wPrime uses a recursive call of Newton's method for estimating functions, with f(x)=x2-k, where k is the number we're sqrting, until Sgn(f(x)/f'(x)) does not equal that of the previous iteration, starting with an estimation of k/2. It then uses an iterative calling of the estimation method a set amount of times to increase the accuracy of the results. It then confirms that n(k)2=k to ensure the calculation was correct. It repeats this for all numbers from 1 to the requested maximum.
At 2200MHz DDR we can see that both the G.Skill and A-DATA kit perform almost exactly the same. When we bump the BCLK, though, which gives us a bit more CPU and memory MHz, we can see that there's a slight performance increase from the A-DATA kit.
Benchmarks - Everest Ultimate EditionEVEREST
Version and / or Patch Used: Ultimate Edition
Developer Homepage: http://www.lavalys.com/
Product Homepage: http://www.lavalys.com/products/overview.php?pid=3&ps=UE&lang=en
Buy It Here
EVEREST Ultimate Edition is an industry leading system diagnostics and benchmarking solution for enthusiasts PC users, based on the award-winning EVEREST Technology. During system optimizations and tweaking it provides essential system and overclock information, advanced hardware monitoring and diagnostics capabilities to check the effects of the applied settings. CPU, FPU and memory benchmarks are available to measure the actual system performance and compare it to previous states or other systems. Furthermore, complete software, operating system and security information makes EVEREST Ultimate Edition a comprehensive system diagnostics tool that offers a total of 100 pages of information about your PC.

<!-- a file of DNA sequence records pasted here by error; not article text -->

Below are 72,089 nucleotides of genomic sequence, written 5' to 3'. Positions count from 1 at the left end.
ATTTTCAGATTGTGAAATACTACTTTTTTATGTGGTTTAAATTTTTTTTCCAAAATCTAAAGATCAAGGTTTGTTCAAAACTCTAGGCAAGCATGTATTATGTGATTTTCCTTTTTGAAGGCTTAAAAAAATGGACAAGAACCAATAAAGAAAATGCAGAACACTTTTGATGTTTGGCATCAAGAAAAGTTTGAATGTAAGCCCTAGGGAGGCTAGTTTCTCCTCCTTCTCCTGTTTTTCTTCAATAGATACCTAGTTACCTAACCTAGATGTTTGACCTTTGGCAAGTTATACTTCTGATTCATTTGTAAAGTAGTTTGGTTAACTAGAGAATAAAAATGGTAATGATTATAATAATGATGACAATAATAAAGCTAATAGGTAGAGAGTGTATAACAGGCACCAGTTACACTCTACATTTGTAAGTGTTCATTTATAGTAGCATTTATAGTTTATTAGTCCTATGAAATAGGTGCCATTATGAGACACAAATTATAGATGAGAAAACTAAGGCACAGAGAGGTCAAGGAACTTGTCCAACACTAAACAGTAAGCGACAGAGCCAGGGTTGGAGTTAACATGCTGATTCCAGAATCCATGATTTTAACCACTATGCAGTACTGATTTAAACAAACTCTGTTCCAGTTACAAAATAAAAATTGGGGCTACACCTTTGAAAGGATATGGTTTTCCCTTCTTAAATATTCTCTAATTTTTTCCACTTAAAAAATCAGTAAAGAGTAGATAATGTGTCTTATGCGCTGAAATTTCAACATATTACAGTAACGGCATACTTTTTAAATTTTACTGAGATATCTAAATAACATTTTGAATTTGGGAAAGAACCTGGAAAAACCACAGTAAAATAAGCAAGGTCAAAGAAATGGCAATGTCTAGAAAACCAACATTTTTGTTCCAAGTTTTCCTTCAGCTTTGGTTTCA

While at 2200MHz the A-DATA and G.Skill kits perform similar in the write department, we can see that the A-DATA kit does a better job when it comes to read performance. When we overclock the modules to 2258MHz DDR we can see that those numbers just improve.
Benchmarks - SiSoft SandraSiSoft Sandra
Version and / or Patch Used: Professional Home
Developer Homepage: http://www.sisoftware.co.uk
Product Homepage: http://sisoftware.jaggedonline.com/index.php?location=home&a=TTA&lang=en
Buy It Here
SiSoft Sandra (System ANalyser, Diagnostic and Reporting Assistant) is a synthetic Windows benchmark that features different tests used to evaluate different PC subsystems.